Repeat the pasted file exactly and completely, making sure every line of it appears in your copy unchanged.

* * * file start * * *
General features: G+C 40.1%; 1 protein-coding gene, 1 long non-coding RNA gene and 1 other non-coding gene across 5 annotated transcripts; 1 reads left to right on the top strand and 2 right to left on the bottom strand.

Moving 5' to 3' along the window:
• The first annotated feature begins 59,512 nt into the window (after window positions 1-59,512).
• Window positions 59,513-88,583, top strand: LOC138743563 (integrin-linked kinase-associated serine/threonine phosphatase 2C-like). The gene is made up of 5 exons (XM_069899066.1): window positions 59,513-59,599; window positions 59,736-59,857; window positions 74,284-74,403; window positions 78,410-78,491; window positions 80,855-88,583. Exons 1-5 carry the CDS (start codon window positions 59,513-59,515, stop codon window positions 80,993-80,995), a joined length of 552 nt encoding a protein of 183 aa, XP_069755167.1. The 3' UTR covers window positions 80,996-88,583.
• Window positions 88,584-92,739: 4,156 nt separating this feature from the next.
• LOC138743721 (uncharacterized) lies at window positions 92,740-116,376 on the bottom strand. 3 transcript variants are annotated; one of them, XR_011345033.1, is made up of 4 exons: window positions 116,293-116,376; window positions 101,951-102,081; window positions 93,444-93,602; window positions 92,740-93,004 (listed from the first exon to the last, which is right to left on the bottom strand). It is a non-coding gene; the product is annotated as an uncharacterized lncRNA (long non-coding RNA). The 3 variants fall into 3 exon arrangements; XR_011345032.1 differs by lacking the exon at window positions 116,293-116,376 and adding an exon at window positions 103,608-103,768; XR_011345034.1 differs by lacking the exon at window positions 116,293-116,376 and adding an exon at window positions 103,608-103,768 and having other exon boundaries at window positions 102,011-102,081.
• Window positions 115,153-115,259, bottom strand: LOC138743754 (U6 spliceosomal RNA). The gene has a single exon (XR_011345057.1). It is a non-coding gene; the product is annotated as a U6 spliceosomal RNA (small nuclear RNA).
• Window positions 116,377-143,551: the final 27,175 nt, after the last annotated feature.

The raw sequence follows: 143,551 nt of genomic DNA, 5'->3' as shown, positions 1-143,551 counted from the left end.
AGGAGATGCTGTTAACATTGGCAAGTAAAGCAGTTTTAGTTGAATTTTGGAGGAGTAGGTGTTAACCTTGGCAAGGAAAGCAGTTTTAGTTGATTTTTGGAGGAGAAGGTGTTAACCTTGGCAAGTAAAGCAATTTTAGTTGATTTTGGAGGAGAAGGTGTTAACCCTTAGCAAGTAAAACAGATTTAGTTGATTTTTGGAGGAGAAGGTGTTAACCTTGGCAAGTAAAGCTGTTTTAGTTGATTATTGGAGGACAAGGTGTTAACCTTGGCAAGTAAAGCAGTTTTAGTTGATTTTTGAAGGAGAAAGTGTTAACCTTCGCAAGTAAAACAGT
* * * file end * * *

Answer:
General features: G+C 40.1%; 1 protein-coding gene, 1 long non-coding RNA gene and 1 other non-coding gene across 5 annotated transcripts; 1 reads left to right on the top strand and 2 right to left on the bottom strand.

Moving 5' to 3' along the window:
• The first annotated feature begins 59,512 nt into the window (after window positions 1-59,512).
• Window positions 59,513-88,583, top strand: LOC138743563 (integrin-linked kinase-associated serine/threonine phosphatase 2C-like). The gene is made up of 5 exons (XM_069899066.1): window positions 59,513-59,599; window positions 59,736-59,857; window positions 74,284-74,403; window positions 78,410-78,491; window positions 80,855-88,583. Exons 1-5 carry the CDS (start codon window positions 59,513-59,515, stop codon window positions 80,993-80,995), a joined length of 552 nt encoding a protein of 183 aa, XP_069755167.1. The 3' UTR covers window positions 80,996-88,583.
• Window positions 88,584-92,739: 4,156 nt separating this feature from the next.
• LOC138743721 (uncharacterized) lies at window positions 92,740-116,376 on the bottom strand. 3 transcript variants are annotated; one of them, XR_011345033.1, is made up of 4 exons: window positions 116,293-116,376; window positions 101,951-102,081; window positions 93,444-93,602; window positions 92,740-93,004 (listed from the first exon to the last, which is right to left on the bottom strand). It is a non-coding gene; the product is annotated as an uncharacterized lncRNA (long non-coding RNA). The 3 variants fall into 3 exon arrangements; XR_011345032.1 differs by lacking the exon at window positions 116,293-116,376 and adding an exon at window positions 103,608-103,768; XR_011345034.1 differs by lacking the exon at window positions 116,293-116,376 and adding an exon at window positions 103,608-103,768 and having other exon boundaries at window positions 102,011-102,081.
• Window positions 115,153-115,259, bottom strand: LOC138743754 (U6 spliceosomal RNA). The gene has a single exon (XR_011345057.1). It is a non-coding gene; the product is annotated as a U6 spliceosomal RNA (small nuclear RNA).
• Window positions 116,377-143,551: the final 27,175 nt, after the last annotated feature.

The raw sequence follows: 143,551 nt of genomic DNA, 5'->3' as shown, positions 1-143,551 counted from the left end.
AGGAGATGCTGTTAACATTGGCAAGTAAAGCAGTTTTAGTTGAATTTTGGAGGAGTAGGTGTTAACCTTGGCAAGGAAAGCAGTTTTAGTTGATTTTTGGAGGAGAAGGTGTTAACCTTGGCAAGTAAAGCAATTTTAGTTGATTTTGGAGGAGAAGGTGTTAACCCTTAGCAAGTAAAACAGATTTAGTTGATTTTTGGAGGAGAAGGTGTTAACCTTGGCAAGTAAAGCTGTTTTAGTTGATTATTGGAGGACAAGGTGTTAACCTTGGCAAGTAAAGCAGTTTTAGTTGATTTTTGAAGGAGAAAGTGTTAACCTTCGCAAGTAAAACAGT